[an error occurred while processing this directive]
[an error occurred while processing this directive]


The government type is not the only thing that affects your civilization globally. Civ1/2 had the distribution between taxes, science and luxuries. CTP has work hours, wages and rations. Work hours affect production(more hours=more production), wages affect the money that goes to science and your treasury(smaller wages=more money available for other things) and rations affect your civ's growth(smaller rations means more food to be stored for the growth of your cities). All factors affect happiness. For example, smaller wages means less happiness. Since any changes take effect immediately, you have more flexibility on where your efforts are targeted without the need to change your government.

A cavalry in a space orbit city? If you don't desband it for 400 years, yes...
Speaking of happiness, it is also affected by other things. Overcrowding(too many people) which can be solved with city improvements like the aqueduct, war discontent(when you are at war of course) which might be smaller or less depending on your government, conquest distress in enemy cities that you capture(but this goes away as time passes) and finally pollution.

What happens in case of unhappiness? Well, if you're not careful cities will riot, and if you're totally messing things up the cities will revolt and create their own civilization. You will normally not have revolts often, but there at least two cases when you might be surprised. The first is if your capitol is captured, which causes major unhappiness in all cities until you build a new capitol somewhere else. The second is if you build the AI Entity wonder which eliminates unhappiness but there is a very small possibility that the AI Entity, which makes all your citizens content, will revolt and form a new nation with several cities of your empire. I built it once, and it did revolt! How's that for being unlucky? :)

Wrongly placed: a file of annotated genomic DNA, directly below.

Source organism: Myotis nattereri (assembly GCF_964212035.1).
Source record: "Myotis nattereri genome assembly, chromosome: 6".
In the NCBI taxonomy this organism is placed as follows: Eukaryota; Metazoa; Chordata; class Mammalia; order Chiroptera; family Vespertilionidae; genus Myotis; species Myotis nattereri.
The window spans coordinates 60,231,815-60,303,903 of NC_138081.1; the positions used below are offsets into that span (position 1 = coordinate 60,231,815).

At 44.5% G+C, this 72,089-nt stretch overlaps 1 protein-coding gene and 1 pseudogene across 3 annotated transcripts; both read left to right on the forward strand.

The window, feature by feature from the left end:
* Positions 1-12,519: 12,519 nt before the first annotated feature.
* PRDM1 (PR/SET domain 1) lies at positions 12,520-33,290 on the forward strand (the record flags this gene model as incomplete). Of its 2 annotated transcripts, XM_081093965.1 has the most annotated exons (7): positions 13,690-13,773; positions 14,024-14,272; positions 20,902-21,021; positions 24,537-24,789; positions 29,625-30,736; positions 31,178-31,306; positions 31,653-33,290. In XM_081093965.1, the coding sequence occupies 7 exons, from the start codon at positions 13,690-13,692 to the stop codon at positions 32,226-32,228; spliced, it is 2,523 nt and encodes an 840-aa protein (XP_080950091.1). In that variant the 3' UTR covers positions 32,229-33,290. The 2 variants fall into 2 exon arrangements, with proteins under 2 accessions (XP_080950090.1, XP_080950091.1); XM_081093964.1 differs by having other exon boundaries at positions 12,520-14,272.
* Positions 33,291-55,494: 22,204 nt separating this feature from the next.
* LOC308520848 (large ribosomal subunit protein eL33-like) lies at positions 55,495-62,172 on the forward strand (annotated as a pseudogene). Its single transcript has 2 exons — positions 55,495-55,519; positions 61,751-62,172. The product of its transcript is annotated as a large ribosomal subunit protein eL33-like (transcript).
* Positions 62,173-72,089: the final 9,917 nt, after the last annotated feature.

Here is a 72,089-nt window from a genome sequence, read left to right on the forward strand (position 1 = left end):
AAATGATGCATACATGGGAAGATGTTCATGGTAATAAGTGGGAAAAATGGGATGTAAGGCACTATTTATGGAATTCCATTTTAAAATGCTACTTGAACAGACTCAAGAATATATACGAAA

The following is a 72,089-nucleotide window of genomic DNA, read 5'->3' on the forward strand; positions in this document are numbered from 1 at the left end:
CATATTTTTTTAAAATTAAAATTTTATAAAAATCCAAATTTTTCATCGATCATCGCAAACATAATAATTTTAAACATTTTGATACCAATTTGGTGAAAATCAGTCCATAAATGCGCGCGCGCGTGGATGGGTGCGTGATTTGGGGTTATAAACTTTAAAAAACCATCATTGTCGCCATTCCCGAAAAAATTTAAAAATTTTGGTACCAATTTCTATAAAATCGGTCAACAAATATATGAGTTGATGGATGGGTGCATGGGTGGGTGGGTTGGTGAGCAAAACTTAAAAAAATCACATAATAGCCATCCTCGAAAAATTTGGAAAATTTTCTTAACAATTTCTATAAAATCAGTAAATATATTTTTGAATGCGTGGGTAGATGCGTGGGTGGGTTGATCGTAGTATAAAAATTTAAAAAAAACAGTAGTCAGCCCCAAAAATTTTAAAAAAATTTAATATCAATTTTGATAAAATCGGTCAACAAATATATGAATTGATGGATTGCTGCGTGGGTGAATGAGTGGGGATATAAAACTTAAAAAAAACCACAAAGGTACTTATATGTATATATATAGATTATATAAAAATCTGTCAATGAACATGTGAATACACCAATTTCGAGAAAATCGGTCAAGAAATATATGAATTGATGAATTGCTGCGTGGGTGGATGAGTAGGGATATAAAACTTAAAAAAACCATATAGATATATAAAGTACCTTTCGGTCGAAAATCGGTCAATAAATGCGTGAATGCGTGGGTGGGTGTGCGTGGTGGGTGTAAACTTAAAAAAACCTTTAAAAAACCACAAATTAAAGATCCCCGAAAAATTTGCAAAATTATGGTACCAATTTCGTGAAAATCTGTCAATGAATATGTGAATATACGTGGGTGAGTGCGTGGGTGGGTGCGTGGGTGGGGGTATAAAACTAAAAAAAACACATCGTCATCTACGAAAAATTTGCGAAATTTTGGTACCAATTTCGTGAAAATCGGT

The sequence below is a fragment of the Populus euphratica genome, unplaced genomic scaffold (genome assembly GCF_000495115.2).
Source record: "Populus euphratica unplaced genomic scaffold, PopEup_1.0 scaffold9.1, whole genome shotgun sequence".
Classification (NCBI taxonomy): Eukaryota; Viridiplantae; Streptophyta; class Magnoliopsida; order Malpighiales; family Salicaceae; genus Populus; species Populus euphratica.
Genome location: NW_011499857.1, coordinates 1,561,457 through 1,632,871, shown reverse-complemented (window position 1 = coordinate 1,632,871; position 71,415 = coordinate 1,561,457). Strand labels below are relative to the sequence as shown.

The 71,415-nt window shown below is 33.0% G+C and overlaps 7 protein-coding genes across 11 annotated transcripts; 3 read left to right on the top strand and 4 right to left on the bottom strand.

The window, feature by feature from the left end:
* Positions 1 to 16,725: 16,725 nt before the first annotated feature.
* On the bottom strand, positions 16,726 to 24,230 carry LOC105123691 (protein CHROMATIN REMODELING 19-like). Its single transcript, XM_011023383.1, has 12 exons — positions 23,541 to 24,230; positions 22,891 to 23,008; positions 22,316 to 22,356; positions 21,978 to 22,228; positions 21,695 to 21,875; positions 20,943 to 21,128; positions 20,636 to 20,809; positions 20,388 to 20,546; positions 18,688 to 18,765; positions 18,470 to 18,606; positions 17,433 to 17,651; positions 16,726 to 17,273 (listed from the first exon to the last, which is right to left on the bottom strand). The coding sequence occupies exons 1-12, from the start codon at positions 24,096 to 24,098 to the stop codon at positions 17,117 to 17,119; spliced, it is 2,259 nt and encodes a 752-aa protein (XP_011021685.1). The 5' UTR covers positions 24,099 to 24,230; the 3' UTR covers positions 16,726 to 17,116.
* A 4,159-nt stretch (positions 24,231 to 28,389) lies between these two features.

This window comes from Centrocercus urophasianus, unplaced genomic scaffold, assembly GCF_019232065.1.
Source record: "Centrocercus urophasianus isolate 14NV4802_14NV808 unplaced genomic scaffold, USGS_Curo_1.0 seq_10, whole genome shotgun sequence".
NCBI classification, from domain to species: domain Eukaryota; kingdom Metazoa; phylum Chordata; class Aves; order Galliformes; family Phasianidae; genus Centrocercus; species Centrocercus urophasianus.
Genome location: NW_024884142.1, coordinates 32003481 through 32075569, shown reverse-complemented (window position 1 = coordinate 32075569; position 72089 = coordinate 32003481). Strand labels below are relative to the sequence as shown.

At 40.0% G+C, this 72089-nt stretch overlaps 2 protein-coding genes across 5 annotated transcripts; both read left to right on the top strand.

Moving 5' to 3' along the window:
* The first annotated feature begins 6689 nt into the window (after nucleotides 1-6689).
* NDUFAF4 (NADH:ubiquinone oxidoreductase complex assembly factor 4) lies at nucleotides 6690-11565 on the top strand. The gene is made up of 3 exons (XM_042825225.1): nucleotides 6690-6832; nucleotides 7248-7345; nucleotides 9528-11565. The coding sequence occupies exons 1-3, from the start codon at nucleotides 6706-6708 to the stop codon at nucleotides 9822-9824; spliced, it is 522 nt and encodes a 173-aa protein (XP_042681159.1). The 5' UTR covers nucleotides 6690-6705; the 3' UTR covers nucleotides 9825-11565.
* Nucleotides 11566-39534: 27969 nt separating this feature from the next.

Anyway, I know a reason why we are all a bit unlucky. And that's diplomacy. Activision made several small steps forward and big backwards.

The steps forward are the new choices. You can now demand from another civ to attack someone else, to stop trading with someone else, to stop pirating your trade routes, to stop trespassing in your territory and to reduce pollution. Especially for that one, if you want to be more gentle, you can do a an "eco pact", a treaty with which the two sides agree to reduce pollution. As for what you can exchange, it's the same, maps and advances. With advances, you now get a list of what you have and he hasn't, and the opposite. I'm sure that's something lots of people have asked for.

Back to Preview index page
[an error occurred while processing this directive]